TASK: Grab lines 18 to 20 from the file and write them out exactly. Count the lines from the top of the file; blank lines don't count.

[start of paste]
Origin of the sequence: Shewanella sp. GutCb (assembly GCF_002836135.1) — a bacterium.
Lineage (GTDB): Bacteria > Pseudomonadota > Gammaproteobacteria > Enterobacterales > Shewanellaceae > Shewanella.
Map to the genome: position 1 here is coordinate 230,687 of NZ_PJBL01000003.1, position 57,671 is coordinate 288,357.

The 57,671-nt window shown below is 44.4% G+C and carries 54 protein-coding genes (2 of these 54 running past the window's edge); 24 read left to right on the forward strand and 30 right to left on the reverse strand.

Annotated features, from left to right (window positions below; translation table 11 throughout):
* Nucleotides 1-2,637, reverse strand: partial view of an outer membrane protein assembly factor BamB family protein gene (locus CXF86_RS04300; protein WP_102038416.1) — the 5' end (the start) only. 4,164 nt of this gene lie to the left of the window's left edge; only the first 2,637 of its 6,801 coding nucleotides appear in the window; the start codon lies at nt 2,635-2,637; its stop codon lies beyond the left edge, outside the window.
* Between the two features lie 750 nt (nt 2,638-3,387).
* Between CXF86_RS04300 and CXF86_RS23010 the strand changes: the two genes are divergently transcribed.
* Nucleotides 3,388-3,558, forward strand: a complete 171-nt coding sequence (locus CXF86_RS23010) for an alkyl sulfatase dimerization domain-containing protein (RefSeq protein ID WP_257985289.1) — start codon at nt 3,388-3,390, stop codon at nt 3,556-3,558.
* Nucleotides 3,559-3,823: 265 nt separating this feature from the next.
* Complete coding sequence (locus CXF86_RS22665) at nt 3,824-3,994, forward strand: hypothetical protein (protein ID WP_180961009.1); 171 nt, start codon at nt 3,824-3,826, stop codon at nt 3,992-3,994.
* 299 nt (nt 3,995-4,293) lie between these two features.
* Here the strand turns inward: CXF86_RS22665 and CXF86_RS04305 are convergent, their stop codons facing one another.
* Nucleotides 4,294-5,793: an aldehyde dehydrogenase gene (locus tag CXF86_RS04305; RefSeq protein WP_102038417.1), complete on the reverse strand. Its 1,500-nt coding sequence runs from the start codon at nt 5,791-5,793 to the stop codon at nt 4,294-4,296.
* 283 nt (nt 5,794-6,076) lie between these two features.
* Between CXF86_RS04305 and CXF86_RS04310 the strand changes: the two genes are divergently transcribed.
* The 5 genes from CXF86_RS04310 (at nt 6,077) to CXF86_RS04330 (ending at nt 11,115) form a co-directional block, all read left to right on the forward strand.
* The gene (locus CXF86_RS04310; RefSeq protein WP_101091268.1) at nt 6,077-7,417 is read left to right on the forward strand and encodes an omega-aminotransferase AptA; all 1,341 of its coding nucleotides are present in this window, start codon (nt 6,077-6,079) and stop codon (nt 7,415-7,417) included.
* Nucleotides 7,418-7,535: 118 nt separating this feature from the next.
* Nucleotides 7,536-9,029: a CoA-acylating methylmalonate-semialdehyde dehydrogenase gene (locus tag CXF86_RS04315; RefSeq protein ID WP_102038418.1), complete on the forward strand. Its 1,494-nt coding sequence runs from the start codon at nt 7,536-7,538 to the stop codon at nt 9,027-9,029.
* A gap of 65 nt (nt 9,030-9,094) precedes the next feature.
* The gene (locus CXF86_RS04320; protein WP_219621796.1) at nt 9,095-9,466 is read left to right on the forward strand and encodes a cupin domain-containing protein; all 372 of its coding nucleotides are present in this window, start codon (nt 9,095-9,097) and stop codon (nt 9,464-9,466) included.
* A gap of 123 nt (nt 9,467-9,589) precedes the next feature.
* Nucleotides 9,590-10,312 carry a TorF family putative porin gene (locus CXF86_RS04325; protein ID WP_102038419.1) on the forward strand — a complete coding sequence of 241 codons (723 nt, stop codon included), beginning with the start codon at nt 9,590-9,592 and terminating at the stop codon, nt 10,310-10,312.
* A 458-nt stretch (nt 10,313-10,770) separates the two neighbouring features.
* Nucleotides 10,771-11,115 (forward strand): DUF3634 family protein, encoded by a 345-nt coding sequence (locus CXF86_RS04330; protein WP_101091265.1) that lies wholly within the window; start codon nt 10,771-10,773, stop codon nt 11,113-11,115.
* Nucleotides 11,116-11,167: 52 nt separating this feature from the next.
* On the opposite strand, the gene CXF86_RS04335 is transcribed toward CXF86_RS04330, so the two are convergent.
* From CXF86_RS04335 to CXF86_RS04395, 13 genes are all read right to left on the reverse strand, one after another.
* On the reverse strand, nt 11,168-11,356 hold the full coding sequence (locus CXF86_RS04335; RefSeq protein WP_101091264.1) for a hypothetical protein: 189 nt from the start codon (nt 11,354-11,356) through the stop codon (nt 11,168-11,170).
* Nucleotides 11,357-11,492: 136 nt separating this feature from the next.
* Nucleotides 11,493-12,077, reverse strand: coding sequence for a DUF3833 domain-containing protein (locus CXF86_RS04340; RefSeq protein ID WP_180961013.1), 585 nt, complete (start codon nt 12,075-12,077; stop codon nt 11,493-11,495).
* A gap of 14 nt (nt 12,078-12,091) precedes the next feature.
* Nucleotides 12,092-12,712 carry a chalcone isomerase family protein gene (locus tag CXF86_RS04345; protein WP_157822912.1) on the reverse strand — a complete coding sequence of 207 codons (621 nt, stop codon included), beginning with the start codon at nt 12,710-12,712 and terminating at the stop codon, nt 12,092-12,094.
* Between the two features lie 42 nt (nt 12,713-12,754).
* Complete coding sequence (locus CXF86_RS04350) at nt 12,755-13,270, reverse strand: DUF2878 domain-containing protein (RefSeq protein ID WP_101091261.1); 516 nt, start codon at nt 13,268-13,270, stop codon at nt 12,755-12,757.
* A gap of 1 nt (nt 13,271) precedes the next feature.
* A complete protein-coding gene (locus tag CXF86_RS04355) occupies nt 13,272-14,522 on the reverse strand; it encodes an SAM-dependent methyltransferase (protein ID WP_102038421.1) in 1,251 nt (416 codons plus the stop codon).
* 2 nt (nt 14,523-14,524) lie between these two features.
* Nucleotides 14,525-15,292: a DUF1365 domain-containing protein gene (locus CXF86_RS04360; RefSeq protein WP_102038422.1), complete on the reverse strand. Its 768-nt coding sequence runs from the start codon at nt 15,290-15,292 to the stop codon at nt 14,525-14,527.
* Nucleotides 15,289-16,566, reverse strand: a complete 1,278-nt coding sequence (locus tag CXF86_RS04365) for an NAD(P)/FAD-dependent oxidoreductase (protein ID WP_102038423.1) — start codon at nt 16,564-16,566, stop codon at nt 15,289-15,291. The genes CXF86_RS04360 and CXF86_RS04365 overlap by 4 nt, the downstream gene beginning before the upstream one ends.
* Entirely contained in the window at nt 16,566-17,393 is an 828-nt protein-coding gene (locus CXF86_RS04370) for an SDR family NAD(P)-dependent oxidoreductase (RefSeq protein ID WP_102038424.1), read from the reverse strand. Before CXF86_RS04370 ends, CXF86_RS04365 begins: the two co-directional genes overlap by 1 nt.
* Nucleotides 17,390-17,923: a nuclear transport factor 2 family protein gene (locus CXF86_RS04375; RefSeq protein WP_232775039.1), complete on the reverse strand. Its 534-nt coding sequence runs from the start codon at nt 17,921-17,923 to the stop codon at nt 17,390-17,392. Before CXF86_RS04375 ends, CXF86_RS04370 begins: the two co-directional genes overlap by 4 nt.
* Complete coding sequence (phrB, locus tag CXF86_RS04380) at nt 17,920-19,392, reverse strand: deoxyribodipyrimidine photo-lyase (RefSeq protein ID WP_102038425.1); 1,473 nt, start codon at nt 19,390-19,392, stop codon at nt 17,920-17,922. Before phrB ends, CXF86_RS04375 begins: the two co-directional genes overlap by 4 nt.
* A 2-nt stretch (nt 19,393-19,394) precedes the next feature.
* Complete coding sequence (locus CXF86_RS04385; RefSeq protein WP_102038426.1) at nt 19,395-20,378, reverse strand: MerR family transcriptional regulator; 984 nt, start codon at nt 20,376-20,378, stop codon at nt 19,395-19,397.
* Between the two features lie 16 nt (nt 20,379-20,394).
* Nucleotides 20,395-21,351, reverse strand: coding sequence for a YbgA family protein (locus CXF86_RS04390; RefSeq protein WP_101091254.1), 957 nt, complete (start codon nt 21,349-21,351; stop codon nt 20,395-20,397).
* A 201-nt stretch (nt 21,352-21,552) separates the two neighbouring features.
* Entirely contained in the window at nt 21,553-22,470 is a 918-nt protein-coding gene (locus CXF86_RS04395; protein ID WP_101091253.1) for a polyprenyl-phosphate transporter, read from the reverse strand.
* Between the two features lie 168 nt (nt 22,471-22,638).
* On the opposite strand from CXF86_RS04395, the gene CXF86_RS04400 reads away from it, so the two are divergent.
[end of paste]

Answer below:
* The gene (locus CXF86_RS04310; RefSeq protein WP_101091268.1) at nt 6,077-7,417 is read left to right on the forward strand and encodes an omega-aminotransferase AptA; all 1,341 of its coding nucleotides are present in this window, start codon (nt 6,077-6,079) and stop codon (nt 7,415-7,417) included.
* Nucleotides 7,418-7,535: 118 nt separating this feature from the next.
* Nucleotides 7,536-9,029: a CoA-acylating methylmalonate-semialdehyde dehydrogenase gene (locus tag CXF86_RS04315; RefSeq protein ID WP_102038418.1), complete on the forward strand. Its 1,494-nt coding sequence runs from the start codon at nt 7,536-7,538 to the stop codon at nt 9,027-9,029.